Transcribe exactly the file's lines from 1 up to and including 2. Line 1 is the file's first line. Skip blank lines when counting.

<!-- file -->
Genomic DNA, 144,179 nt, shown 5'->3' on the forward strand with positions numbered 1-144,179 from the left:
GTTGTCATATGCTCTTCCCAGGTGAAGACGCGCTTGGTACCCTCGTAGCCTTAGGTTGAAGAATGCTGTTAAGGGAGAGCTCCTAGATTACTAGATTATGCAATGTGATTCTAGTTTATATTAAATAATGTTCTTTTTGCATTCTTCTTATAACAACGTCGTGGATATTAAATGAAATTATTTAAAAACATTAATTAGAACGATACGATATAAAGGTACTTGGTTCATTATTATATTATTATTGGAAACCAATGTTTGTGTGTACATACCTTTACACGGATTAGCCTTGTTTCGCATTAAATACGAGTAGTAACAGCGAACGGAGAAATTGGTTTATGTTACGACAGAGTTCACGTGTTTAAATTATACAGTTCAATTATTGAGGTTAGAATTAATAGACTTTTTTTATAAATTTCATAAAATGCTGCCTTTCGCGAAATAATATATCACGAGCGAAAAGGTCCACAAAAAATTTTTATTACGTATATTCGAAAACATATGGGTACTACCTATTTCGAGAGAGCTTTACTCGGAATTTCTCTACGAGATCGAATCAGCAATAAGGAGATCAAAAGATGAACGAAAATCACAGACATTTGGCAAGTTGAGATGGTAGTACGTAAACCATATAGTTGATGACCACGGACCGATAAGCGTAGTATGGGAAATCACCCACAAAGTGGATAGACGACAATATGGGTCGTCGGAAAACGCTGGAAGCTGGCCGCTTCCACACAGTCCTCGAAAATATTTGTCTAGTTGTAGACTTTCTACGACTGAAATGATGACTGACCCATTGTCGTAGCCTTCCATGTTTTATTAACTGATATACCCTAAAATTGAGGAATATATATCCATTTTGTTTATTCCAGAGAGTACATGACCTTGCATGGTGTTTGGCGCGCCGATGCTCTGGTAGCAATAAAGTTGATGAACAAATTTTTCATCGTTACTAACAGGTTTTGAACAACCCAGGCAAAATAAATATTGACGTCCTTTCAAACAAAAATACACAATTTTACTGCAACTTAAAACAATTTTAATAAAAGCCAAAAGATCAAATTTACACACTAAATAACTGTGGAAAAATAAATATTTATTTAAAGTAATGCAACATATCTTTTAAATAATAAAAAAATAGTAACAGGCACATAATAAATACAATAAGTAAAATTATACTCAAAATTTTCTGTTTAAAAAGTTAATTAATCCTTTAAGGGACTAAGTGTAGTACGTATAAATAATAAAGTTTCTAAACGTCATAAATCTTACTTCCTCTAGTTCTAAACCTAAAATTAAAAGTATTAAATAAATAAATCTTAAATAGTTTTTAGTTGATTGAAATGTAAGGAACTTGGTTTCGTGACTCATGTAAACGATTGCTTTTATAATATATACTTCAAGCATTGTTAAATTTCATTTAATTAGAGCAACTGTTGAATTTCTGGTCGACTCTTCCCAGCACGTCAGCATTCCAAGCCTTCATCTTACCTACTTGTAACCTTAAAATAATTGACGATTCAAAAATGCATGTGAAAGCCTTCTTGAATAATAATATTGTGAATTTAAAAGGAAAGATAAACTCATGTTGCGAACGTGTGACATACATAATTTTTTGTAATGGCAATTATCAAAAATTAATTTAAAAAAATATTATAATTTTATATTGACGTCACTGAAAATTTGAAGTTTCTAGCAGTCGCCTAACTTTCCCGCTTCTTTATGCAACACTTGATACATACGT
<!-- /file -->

Genomic DNA, 144,179 nt, shown 5'->3' on the forward strand with positions numbered 1-144,179 from the left:
GTTGTCATATGCTCTTCCCAGGTGAAGACGCGCTTGGTACCCTCGTAGCCTTAGGTTGAAGAATGCTGTTAAGGGAGAGCTCCTAGATTACTAGATTATGCAATGTGATTCTAGTTTATATTAAATAATGTTCTTTTTGCATTCTTCTTATAACAACGTCGTGGATATTAAATGAAATTATTTAAAAACATTAATTAGAACGATACGATATAAAGGTACTTGGTTCATTATTATATTATTATTGGAAACCAATGTTTGTGTGTACATACCTTTACACGGATTAGCCTTGTTTCGCATTAAATACGAGTAGTAACAGCGAACGGAGAAATTGGTTTATGTTACGACAGAGTTCACGTGTTTAAATTATACAGTTCAATTATTGAGGTTAGAATTAATAGACTTTTTTTATAAATTTCATAAAATGCTGCCTTTCGCGAAATAATATATCACGAGCGAAAAGGTCCACAAAAAATTTTTATTACGTATATTCGAAAACATATGGGTACTACCTATTTCGAGAGAGCTTTACTCGGAATTTCTCTACGAGATCGAATCAGCAATAAGGAGATCAAAAGATGAACGAAAATCACAGACATTTGGCAAGTTGAGATGGTAGTACGTAAACCATATAGTTGATGACCACGGACCGATAAGCGTAGTATGGGAAATCACCCACAAAGTGGATAGACGACAATATGGGTCGTCGGAAAACGCTGGAAGCTGGCCGCTTCCACACAGTCCTCGAAAATATTTGTCTAGTTGTAGACTTTCTACGACTGAAATGATGACTGACCCATTGTCGTAGCCTTCCATGTTTTATTAACTGATATACCCTAAAATTGAGGAATATATATCCATTTTGTTTATTCCAGAGAGTACATGACCTTGCATGGTGTTTGGCGCGCCGATGCTCTGGTAGCAATAAAGTTGATGAACAAATTTTTCATCGTTACTAACAGGTTTTGAACAACCCAGGCAAAATAAATATTGACGTCCTTTCAAACAAAAATACACAATTTTACTGCAACTTAAAACAATTTTAATAAAAGCCAAAAGATCAAATTTACACACTAAATAACTGTGGAAAAATAAATATTTATTTAAAGTAATGCAACATATCTTTTAAATAATAAAAAAATAGTAACAGGCACATAATAAATACAATAAGTAAAATTATACTCAAAATTTTCTGTTTAAAAAGTTAATTAATCCTTTAAGGGACTAAGTGTAGTACGTATAAATAATAAAGTTTCTAAACGTCATAAATCTTACTTCCTCTAGTTCTAAACCTAAAATTAAAAGTATTAAATAAATAAATCTTAAATAGTTTTTAGTTGATTGAAATGTAAGGAACTTGGTTTCGTGACTCATGTAAACGATTGCTTTTATAATATATACTTCAAGCATTGTTAAATTTCATTTAATTAGAGCAACTGTTGAATTTCTGGTCGACTCTTCCCAGCACGTCAGCATTCCAAGCCTTCATCTTACCTACTTGTAACCTTAAAATAATTGACGATTCAAAAATGCATGTGAAAGCCTTCTTGAATAATAATATTGTGAATTTAAAAGGAAAGATAAACTCATGTTGCGAACGTGTGACATACATAATTTTTTGTAATGGCAATTATCAAAAATTAATTTAAAAAAATATTATAATTTTATATTGACGTCACTGAAAATTTGAAGTTTCTAGCAGTCGCCTAACTTTCCCGCTTCTTTATGCAACACTTGATACATACGT